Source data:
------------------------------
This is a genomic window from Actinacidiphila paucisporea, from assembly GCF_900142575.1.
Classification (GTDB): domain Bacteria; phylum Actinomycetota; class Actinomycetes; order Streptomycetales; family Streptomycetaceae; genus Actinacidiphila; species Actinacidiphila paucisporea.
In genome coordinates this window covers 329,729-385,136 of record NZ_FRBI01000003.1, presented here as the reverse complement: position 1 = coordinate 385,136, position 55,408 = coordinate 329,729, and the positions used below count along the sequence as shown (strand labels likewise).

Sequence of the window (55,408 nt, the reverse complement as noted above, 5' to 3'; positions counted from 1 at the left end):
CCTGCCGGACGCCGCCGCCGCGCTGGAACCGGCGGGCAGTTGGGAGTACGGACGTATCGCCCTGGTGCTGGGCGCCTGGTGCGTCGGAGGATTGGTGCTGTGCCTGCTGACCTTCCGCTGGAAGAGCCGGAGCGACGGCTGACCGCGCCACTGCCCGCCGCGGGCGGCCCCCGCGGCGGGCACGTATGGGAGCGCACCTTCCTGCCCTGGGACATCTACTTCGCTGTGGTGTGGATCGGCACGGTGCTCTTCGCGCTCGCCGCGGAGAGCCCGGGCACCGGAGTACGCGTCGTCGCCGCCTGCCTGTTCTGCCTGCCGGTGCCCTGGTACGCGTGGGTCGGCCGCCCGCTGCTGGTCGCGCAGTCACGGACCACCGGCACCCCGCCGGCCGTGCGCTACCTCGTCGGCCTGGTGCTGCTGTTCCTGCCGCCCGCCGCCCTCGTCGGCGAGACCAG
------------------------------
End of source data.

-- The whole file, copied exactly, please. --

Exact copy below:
This is a genomic window from Actinacidiphila paucisporea, from assembly GCF_900142575.1.
Classification (GTDB): domain Bacteria; phylum Actinomycetota; class Actinomycetes; order Streptomycetales; family Streptomycetaceae; genus Actinacidiphila; species Actinacidiphila paucisporea.
In genome coordinates this window covers 329,729-385,136 of record NZ_FRBI01000003.1, presented here as the reverse complement: position 1 = coordinate 385,136, position 55,408 = coordinate 329,729, and the positions used below count along the sequence as shown (strand labels likewise).

Sequence of the window (55,408 nt, the reverse complement as noted above, 5' to 3'; positions counted from 1 at the left end):
CCTGCCGGACGCCGCCGCCGCGCTGGAACCGGCGGGCAGTTGGGAGTACGGACGTATCGCCCTGGTGCTGGGCGCCTGGTGCGTCGGAGGATTGGTGCTGTGCCTGCTGACCTTCCGCTGGAAGAGCCGGAGCGACGGCTGACCGCGCCACTGCCCGCCGCGGGCGGCCCCCGCGGCGGGCACGTATGGGAGCGCACCTTCCTGCCCTGGGACATCTACTTCGCTGTGGTGTGGATCGGCACGGTGCTCTTCGCGCTCGCCGCGGAGAGCCCGGGCACCGGAGTACGCGTCGTCGCCGCCTGCCTGTTCTGCCTGCCGGTGCCCTGGTACGCGTGGGTCGGCCGCCCGCTGCTGGTCGCGCAGTCACGGACCACCGGCACCCCGCCGGCCGTGCGCTACCTCGTCGGCCTGGTGCTGCTGTTCCTGCCGCCCGCCGCCCTCGTCGGCGAGACCAG